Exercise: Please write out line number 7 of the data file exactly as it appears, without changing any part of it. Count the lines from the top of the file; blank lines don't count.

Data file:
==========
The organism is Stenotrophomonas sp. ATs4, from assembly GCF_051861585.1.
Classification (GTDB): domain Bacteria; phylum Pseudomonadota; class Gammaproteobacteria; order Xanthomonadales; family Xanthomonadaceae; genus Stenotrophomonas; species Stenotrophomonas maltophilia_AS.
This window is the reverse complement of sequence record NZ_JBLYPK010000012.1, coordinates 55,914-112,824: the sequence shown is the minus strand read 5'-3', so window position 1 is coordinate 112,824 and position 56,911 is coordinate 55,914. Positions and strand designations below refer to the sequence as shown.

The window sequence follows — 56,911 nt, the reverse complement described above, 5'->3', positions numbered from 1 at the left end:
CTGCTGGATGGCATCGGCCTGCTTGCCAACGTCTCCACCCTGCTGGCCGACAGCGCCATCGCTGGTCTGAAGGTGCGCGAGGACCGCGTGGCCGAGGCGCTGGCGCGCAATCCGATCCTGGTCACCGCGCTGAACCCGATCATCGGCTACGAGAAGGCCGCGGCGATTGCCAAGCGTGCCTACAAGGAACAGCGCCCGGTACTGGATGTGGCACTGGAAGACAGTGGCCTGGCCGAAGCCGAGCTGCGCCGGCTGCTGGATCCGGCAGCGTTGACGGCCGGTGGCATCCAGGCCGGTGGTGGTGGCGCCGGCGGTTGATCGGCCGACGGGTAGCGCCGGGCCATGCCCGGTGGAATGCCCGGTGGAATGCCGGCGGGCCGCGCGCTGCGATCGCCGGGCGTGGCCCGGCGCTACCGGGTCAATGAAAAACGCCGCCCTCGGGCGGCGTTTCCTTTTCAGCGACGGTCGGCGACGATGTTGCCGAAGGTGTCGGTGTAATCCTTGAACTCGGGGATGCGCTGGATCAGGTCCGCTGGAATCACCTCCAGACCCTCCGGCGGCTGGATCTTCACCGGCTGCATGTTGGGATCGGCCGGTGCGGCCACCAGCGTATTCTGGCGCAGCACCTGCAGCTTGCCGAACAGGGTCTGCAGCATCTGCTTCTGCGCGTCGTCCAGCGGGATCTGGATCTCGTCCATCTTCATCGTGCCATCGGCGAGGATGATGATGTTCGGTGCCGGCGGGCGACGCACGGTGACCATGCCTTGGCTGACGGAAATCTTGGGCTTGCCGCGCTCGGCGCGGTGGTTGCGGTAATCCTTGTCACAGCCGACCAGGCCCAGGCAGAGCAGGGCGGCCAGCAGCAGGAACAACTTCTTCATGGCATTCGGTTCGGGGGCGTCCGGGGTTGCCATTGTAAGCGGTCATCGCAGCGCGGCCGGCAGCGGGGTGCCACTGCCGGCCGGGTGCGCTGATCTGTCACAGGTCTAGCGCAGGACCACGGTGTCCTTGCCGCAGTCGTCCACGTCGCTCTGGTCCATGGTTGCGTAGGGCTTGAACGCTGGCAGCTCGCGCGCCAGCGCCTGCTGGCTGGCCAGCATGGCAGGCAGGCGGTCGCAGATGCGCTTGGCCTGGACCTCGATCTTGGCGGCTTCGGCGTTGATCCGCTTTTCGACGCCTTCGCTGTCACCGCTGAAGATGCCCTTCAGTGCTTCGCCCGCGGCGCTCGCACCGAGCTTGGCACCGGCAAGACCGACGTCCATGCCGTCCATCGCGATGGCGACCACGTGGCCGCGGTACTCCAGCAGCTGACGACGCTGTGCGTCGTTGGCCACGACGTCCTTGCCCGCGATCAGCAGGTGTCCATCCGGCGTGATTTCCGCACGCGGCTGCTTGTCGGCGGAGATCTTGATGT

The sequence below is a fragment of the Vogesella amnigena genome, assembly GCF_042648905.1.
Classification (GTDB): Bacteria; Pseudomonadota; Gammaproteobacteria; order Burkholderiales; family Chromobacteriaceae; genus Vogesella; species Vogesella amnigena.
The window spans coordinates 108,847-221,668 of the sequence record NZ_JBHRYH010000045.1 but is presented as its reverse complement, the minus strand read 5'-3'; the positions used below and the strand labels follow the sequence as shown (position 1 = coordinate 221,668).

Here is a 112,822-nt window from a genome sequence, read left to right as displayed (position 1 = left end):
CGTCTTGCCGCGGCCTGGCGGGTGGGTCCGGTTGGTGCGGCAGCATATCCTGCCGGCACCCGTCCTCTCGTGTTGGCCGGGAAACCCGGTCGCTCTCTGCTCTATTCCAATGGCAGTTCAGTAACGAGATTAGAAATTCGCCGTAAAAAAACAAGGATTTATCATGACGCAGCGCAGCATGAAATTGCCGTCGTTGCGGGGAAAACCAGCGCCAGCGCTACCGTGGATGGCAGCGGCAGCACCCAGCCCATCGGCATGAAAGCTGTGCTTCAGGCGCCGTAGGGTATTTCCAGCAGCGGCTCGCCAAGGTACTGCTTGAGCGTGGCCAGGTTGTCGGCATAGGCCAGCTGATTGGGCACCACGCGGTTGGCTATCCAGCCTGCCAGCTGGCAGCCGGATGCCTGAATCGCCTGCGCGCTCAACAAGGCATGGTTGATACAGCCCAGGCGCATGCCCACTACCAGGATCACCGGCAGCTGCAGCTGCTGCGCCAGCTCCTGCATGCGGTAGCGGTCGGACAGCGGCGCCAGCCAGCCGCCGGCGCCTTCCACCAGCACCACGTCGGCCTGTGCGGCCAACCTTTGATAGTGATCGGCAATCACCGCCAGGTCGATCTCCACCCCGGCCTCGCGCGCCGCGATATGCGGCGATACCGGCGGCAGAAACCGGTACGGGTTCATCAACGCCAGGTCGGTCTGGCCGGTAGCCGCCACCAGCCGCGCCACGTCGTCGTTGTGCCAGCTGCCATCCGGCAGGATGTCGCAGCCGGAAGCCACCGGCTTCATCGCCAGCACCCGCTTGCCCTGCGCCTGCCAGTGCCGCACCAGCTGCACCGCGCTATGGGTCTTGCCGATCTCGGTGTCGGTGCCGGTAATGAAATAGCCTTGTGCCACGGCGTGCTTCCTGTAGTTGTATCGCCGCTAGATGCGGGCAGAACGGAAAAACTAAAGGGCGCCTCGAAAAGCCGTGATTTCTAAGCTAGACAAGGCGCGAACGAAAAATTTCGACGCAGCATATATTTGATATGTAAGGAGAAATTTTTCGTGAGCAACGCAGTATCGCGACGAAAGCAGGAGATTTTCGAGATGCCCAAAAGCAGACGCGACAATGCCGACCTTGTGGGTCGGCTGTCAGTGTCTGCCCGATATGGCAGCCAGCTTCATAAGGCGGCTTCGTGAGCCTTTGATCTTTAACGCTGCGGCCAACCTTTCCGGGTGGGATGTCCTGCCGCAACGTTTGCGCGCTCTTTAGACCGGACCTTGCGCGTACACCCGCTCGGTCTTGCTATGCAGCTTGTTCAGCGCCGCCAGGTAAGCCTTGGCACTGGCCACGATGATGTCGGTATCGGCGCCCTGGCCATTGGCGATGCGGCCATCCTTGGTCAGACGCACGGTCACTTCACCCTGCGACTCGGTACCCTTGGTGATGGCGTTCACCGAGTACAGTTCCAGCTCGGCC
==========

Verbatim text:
Classification (GTDB): Bacteria; Pseudomonadota; Gammaproteobacteria; order Burkholderiales; family Chromobacteriaceae; genus Vogesella; species Vogesella amnigena.